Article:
This event is in the Gospel of John as the last of the miracles that Jesus did. It was the crowning glory of the many “signs” recorded by John.  It is the miracle that must be remembered and reread every time death seems to still be in charge.  Mature faith enables a believer to face physical death knowing that eternal life is not just a promise of resurrection, but is also a present and continuing participation in the life of the ever-living Jesus.

When Lazarus emerged from the tomb, the last Passover was near, as was the crucifixion. What better time to be reminded of the power and glory of God than when we face a major trial, a time of crisis and suffering?  Next Sunday is Palm Sunday, and I hope you will be able to participate in the Holy Week services.  These days are a time to acknowledge the suffering that is a part of life and the cruelty that is part of people.  But acknowledging those things also make us better able to believe the truth of God’s love and majesty and power, and the joy of the resurrection enables us to hold strong in the faith.

Homily, April 2, 2017. the 5th Sunday of Lent

5lentToday’s first and third readings bring up the idea of Resurrection or rising from the dead. In Ezekiel, we see the “Dry Bones” passage maybe best known from the song “dem bones goin’ to rise again”. Ezekiel is not addressing resurrection directly, but is addressing a people captured and enslaved and dragged off to Babylon. The prophet was reminding the people that God had not abandoned them and would restore them and bring them home. From lost hope, God will give them a new life.

5lent4In the Gospel, we see Jesus is in no hurry to run to Lazarus’ side when he hears he is sick. Instead he waits three or four days until he travels to Bethany. At this time, he knows Lazarus is dead, yet he knows what he is about to do. In the middle east, Israel included, it is the custom to bury someone immediately after they die, usually before sundown. Obviously, the climate and the lack of embalming and other means of preparation of the body makes this a bit of a necessity. It was a culture, where family and friends prepared the grave and carried the person out and buried them. The reality of death to them was stark and harsh. Even for us today, death is a hard and stark reality even if we in some ways deal with it in a much different manner. With death there is a finality that all 5lent2people must confront. As Christians we see it in light of Jesus. In John’s gospel, we have seen Jesus raise a little girl, a widow’s son, and today Lazarus. The little girl had just succumbed, the widow’s son was being carried to his grave, and Lazarus was four days in his grave. Here are three instances of the dead coming back to life. Such a happening had reverberations in Jesus time, but surely raises the question of what is death, what happens after 5lent 3death even today in our time. We know Jesus said we will live forever, but what could this mean. It is not something easily answered or even understood, and only truly know by faith.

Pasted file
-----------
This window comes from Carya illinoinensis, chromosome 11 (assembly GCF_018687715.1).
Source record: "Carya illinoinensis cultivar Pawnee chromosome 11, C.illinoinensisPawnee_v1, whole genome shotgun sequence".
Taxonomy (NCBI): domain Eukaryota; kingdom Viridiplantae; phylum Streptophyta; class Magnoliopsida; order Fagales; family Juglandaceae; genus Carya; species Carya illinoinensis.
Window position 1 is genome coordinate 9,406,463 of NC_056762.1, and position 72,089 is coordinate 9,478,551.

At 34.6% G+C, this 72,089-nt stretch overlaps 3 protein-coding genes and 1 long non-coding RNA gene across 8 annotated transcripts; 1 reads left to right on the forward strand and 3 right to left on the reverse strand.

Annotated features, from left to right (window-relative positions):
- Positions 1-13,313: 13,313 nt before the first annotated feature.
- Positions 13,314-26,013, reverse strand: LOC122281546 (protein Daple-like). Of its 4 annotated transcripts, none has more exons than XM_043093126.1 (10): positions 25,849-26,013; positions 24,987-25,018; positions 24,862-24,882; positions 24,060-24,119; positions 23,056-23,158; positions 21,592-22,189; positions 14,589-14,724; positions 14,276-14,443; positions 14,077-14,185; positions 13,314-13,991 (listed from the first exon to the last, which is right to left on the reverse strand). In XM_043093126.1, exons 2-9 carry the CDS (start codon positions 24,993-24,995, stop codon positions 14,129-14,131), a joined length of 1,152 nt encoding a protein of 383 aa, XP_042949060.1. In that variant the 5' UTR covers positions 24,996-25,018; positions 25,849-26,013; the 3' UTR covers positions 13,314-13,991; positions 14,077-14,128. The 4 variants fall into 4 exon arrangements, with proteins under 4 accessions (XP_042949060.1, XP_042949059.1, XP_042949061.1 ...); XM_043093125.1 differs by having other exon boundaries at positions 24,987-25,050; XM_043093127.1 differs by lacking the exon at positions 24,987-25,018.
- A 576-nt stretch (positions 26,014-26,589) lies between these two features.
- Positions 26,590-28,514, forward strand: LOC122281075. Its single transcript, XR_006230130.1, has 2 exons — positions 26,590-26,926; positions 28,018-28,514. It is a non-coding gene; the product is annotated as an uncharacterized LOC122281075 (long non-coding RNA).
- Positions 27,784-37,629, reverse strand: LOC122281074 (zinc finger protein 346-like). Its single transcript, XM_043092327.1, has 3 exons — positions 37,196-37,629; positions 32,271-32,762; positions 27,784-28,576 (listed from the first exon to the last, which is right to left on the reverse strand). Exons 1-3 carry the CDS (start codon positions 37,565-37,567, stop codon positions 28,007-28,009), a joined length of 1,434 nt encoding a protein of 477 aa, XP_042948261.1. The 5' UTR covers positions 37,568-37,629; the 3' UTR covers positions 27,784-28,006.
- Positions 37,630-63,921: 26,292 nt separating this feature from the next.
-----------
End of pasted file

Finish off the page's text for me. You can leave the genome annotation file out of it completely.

Faith tells us God is love, and that love embraces and lifts us all up. As we are joined to him in life through his spirit and his love, that union and joining is one that continues through life, passing us through that passage of death into the love-filled life of eternity. The raising of Lazarus was an important act before Jesus’ own death and resurrection to point out his power over life and death. Our lesson is to see that God’s love is always with us and even in sorrow and loss, he is there. Life as well as love itself continues in some way we will only know when we experience it ourselves.